> No, the point is that the answer is a "band-aid" approach that requires
> a certain setup (the ability to intercept name requests and return fixed
> IPs). It is not a general solution that anyone can employ, and it
> requires a more invasive modification of someones network instead of
> just filtering (or allowing) a port on a firewall.

That's an over-dramatization. If you can't serve authoritative DNS to
your clients, then Google Talk is the *least* of your problems.

> It is a "band-aid" approach rather than a mature solution. If Google
> can't provide a mature way of preventing traffic *1 what does that tell
> you about the design of the program/protocol?

I've yet to meet a protocol designer who thought "Oh, people won't want to
run my thing, I should make it easy to stop it." I've said for a large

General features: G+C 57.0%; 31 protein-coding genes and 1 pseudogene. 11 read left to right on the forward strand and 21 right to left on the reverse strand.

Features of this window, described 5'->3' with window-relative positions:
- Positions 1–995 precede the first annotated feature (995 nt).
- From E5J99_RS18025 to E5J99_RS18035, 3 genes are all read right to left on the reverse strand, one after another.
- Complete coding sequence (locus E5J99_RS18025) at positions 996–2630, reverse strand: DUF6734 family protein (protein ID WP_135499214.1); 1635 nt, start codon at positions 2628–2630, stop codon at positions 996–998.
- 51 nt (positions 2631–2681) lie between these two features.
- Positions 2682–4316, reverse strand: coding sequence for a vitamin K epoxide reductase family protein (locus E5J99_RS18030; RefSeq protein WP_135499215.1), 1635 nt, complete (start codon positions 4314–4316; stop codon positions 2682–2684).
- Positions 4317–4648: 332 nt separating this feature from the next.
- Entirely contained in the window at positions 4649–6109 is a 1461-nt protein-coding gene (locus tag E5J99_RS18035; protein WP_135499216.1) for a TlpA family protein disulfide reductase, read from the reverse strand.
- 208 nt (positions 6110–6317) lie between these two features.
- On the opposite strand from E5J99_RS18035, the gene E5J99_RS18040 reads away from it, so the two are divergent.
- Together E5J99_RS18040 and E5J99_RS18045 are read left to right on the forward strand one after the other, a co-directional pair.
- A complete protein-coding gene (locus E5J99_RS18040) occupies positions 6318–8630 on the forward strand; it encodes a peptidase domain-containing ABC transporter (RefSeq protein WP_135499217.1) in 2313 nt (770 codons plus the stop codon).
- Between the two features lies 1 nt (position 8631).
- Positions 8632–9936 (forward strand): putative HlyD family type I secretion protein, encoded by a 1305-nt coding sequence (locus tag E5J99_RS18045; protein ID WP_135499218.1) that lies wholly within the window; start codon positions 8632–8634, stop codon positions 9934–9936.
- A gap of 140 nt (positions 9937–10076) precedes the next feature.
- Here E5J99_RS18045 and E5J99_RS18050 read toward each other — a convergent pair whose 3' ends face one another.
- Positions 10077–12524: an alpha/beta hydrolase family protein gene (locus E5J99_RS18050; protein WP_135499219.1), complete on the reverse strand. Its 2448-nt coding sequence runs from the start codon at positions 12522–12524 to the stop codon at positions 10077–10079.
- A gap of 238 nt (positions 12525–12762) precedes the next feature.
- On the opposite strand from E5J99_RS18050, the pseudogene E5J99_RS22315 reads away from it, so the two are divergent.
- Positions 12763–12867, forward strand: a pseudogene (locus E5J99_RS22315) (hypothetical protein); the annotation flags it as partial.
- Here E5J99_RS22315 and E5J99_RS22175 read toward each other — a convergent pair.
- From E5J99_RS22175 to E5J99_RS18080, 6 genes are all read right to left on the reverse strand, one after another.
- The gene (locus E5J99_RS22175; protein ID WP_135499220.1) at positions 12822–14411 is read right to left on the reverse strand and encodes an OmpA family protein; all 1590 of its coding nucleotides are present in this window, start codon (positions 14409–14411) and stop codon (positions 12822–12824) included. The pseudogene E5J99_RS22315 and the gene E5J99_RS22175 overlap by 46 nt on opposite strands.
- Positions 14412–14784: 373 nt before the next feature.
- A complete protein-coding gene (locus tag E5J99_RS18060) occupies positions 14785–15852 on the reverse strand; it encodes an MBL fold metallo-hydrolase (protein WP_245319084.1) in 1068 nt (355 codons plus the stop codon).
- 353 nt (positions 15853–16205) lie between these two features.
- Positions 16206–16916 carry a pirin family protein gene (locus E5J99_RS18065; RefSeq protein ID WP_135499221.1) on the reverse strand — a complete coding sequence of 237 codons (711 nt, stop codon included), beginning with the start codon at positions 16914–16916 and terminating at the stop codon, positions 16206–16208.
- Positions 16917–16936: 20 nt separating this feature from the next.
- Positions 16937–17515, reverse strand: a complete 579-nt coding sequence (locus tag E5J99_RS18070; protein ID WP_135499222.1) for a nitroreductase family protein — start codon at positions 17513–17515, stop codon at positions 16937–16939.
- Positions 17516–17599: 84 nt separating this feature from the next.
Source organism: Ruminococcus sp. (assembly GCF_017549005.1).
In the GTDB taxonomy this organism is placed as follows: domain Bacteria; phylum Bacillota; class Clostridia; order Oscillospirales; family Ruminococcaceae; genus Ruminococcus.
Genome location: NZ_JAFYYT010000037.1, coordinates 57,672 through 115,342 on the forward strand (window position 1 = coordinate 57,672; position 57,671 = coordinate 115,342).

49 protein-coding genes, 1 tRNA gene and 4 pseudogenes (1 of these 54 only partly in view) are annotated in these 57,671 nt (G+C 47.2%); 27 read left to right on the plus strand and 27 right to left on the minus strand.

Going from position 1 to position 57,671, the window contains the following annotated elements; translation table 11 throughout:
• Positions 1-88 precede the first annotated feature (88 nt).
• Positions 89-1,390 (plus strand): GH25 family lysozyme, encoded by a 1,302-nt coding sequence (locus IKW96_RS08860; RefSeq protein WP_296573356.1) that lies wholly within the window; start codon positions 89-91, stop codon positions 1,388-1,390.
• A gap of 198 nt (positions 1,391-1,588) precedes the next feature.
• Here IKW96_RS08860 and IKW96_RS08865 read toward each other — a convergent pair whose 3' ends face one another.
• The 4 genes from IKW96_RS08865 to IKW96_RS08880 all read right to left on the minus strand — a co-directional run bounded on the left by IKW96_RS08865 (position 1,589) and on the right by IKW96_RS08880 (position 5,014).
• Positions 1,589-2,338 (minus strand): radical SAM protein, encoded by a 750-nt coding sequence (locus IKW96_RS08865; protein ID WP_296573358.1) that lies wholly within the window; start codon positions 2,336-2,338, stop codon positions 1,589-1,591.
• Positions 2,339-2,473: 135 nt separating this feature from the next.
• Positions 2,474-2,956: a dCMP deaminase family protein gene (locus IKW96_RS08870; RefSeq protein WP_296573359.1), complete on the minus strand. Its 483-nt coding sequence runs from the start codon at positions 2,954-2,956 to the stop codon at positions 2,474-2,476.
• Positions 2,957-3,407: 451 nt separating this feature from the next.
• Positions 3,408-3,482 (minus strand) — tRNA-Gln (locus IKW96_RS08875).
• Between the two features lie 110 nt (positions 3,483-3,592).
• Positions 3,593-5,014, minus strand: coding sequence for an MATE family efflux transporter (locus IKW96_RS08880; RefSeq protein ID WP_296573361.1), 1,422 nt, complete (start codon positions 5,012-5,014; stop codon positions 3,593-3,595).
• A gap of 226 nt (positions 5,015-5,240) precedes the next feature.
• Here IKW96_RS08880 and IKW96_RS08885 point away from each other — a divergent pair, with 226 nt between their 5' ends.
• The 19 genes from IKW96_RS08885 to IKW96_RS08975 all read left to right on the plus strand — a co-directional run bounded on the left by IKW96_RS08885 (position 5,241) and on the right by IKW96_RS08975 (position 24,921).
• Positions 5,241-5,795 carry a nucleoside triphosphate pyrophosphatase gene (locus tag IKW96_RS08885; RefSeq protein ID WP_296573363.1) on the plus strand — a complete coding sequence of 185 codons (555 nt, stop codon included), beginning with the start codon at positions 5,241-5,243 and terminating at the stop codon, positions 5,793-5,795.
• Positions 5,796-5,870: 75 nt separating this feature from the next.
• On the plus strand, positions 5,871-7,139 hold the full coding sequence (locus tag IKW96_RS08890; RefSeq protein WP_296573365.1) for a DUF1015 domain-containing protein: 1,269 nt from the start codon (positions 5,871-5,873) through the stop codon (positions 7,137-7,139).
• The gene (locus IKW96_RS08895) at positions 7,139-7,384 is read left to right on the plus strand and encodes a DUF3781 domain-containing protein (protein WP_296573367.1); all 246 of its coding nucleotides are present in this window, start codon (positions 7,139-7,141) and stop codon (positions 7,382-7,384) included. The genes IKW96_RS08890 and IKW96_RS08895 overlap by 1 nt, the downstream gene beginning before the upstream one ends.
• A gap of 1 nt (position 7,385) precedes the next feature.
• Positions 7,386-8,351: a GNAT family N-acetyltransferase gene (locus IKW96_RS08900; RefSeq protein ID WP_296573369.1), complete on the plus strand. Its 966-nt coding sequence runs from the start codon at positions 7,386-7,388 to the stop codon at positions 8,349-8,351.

number of years that we, as an industry missed our chance to deal with
this when we let things tunnel over HTTP without just blocking HTTP to 90%
of the Internet and holding the line until protocol designers did the
right thing.

> With all the stunts modern IM solution perform in order to maintain
> network connectivity (tunneling even over telnet...sigh), the obvious
> answer is that these protocols are *designed* not to be circumvented or
> denied. The answer "oh, just modify your network so that name resolution

That's been true of every new protocol in the last 6 or 7 years, if not
longer. If you're going to let users install things, you're going to have
to deal with it. Software restriction policies, ACLs, etc. You can't
give up control of the end platform, then expect to get decent security
by blocking arbitrary ports.

Paul D. Robertson "My statements in this message are personal opinions
paul@compuwar.net which may have no basis whatsoever in fact."
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